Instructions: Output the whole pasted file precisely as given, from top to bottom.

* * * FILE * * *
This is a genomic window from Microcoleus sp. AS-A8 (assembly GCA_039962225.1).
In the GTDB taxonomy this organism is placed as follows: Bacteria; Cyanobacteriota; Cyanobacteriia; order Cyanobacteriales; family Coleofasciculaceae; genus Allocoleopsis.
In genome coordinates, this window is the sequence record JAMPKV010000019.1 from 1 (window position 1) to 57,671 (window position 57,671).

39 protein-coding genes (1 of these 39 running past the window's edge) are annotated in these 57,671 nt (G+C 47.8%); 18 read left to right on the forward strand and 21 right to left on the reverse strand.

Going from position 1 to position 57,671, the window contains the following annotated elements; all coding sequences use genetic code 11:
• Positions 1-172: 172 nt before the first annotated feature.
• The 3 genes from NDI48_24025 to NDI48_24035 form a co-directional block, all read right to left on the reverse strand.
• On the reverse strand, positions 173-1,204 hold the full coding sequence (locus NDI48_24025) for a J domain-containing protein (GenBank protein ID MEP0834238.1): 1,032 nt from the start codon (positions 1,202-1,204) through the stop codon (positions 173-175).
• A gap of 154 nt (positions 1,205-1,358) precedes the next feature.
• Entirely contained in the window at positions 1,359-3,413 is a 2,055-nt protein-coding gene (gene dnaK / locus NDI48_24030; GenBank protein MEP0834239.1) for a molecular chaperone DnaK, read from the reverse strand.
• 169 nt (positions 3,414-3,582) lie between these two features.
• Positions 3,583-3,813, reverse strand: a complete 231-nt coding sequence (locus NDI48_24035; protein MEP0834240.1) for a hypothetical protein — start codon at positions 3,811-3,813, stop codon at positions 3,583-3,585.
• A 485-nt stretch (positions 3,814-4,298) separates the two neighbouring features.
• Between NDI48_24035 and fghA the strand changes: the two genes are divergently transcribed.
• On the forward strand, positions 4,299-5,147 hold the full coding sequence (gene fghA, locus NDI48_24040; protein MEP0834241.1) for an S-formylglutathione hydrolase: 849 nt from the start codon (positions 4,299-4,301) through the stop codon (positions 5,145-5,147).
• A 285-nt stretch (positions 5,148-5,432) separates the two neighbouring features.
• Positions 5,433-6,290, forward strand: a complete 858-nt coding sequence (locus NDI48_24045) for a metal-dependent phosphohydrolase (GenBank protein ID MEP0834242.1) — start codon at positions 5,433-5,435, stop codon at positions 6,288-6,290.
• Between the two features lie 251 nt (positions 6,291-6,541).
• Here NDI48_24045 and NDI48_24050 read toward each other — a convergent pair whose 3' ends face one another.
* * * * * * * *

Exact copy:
This is a genomic window from Microcoleus sp. AS-A8 (assembly GCA_039962225.1).
In the GTDB taxonomy this organism is placed as follows: Bacteria; Cyanobacteriota; Cyanobacteriia; order Cyanobacteriales; family Coleofasciculaceae; genus Allocoleopsis.
In genome coordinates, this window is the sequence record JAMPKV010000019.1 from 1 (window position 1) to 57,671 (window position 57,671).

39 protein-coding genes (1 of these 39 running past the window's edge) are annotated in these 57,671 nt (G+C 47.8%); 18 read left to right on the forward strand and 21 right to left on the reverse strand.

Going from position 1 to position 57,671, the window contains the following annotated elements; all coding sequences use genetic code 11:
• Positions 1-172: 172 nt before the first annotated feature.
• The 3 genes from NDI48_24025 to NDI48_24035 form a co-directional block, all read right to left on the reverse strand.
• On the reverse strand, positions 173-1,204 hold the full coding sequence (locus NDI48_24025) for a J domain-containing protein (GenBank protein ID MEP0834238.1): 1,032 nt from the start codon (positions 1,202-1,204) through the stop codon (positions 173-175).
• A gap of 154 nt (positions 1,205-1,358) precedes the next feature.
• Entirely contained in the window at positions 1,359-3,413 is a 2,055-nt protein-coding gene (gene dnaK / locus NDI48_24030; GenBank protein MEP0834239.1) for a molecular chaperone DnaK, read from the reverse strand.
• 169 nt (positions 3,414-3,582) lie between these two features.
• Positions 3,583-3,813, reverse strand: a complete 231-nt coding sequence (locus NDI48_24035; protein MEP0834240.1) for a hypothetical protein — start codon at positions 3,811-3,813, stop codon at positions 3,583-3,585.
• A 485-nt stretch (positions 3,814-4,298) separates the two neighbouring features.
• Between NDI48_24035 and fghA the strand changes: the two genes are divergently transcribed.
• On the forward strand, positions 4,299-5,147 hold the full coding sequence (gene fghA, locus NDI48_24040; protein MEP0834241.1) for an S-formylglutathione hydrolase: 849 nt from the start codon (positions 4,299-4,301) through the stop codon (positions 5,145-5,147).
• A 285-nt stretch (positions 5,148-5,432) separates the two neighbouring features.
• Positions 5,433-6,290, forward strand: a complete 858-nt coding sequence (locus NDI48_24045) for a metal-dependent phosphohydrolase (GenBank protein ID MEP0834242.1) — start codon at positions 5,433-5,435, stop codon at positions 6,288-6,290.
• Between the two features lie 251 nt (positions 6,291-6,541).
• Here NDI48_24045 and NDI48_24050 read toward each other — a convergent pair whose 3' ends face one another.